We can see that the network involves 4 skip connections—after each transpose convolution (or “up-conv”) in the upsampling path, the resulting feature map gets concatenated with one from the downsampling path. Additionally, we see that the feature maps in the upsampling path have a larger number of channels than in the baseline FCN architecture for the purpose of passing more context information to higher resolution layers.
U-net also achieves better resolution at segmentation boundaries by pre-computing a pixel-wise weight map for each training instance. The function used to compute the map places higher weights on pixels along segmentation boundaries. These weights are then factored into the training loss function such that boundary pixels are given higher priority for being classified correctly.
We can see that the original U-net architecture yields quite fine-grained results in its cellular segmentation tasks:
The development of U-net yet was another milestone in the field of computer vision, and five years later, models continue to expound upon its u-shaped architecture to achieve better and better results. U-net lends itself well to satellite imagery segmentation, which we will circle back to soon in the context of the SpaceNet 6 challenge.
We’ve now walked through an evolution of a few basic image segmentation concepts—of course, only scratching the surface of a topic at the center of a vast, rapidly evolving field of research. Here is a list of a few other interesting image segmentation concepts and applications, with links should you wish to explore them further:
Now, let’s walk through actually implementing a segmentation network ourselves using satellite images and a pre-trained model from the SpaceNet 6 challenge.
The task outlined by the SpaceNet challenge is to use computer vision to automatically extract building footprints from satellite images in the form of vector polygons (as opposed to pixel maps). In the challenge, predictions generated by a model are determined viable or not by calculating their intersection over union with ground truth footprints. The model’s f1 score over all the test images is calculated according to these determinations, serving as the metric for the competition.
The training dataset consists of a mix of mostly synthetic aperture radar (SAR) and a few electro-optical (EO) 0.5m resolution satellite images collected by Capella Space over Rotterdam, the Netherlands. The testing dataset contains only SAR images (for further explanation on SAR imagery, take a look at my last blog). The dataset being structured in this way makes the challenge particularly relevant to real-world applications, as SpaceNet explains, it is meant to “mimic real-world scenarios where historical optical data may be available, but concurrent optical collection with SAR is often not possible due to inconsistent orbits of the sensors, or cloud cover that will render the optical data unusable.”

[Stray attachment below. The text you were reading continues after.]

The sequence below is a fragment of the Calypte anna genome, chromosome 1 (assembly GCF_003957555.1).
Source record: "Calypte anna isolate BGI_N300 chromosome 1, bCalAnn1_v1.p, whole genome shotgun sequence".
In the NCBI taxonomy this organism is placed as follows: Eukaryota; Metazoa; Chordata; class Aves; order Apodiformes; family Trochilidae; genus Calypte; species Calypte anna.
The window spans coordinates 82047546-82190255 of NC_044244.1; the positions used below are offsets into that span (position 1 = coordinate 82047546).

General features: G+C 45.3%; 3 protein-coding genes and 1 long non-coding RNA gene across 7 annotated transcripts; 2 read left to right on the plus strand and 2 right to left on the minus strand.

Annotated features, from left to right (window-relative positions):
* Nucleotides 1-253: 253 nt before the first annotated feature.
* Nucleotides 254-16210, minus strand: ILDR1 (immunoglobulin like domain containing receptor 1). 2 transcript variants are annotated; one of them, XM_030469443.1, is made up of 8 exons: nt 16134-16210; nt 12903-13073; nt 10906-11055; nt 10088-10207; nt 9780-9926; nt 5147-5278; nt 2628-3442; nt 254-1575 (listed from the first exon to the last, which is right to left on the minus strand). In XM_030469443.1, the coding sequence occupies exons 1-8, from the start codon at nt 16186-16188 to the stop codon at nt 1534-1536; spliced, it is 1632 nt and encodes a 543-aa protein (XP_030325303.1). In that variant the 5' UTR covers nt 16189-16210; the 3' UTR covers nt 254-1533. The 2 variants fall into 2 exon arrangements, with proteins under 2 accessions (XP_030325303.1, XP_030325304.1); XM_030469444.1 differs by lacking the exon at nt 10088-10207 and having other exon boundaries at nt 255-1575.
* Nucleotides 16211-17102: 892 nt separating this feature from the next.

More information on the dataset, including instructions for downloading it, can be found here. Additionally, SpaceNet released a baseline model, for which they provide explanation and code. Let’s explore the architecture of this model before implementing it to make predictions ourselves.
The architecture SpaceNet uses as its baseline is called TernausNet, a variant of U-Net with a VGG11 encoder. VGG is a family of CNNs, VGG11 being one with 11 layers. TernausNet uses a slightly modified version of VGG11 as its encoder (i.e. downsampling path). The network’s upsampling path mirrors its downsampling path, with 5 skip connections linking the two. TernausNet improves upon U-Net’s performance by initializing the network with weights that were pre-trained on Kaggle’s Carvana dataset. Using a model pre-trained on other data can reduce training time and overfitting—an approach known as transfer learning. In fact, SpaceNet’s baseline takes advantage of transfer learning again by first training on only the optical portion of the training dataset, then using the weights it finds through this process as the initial weights in its final training pass on the SAR data.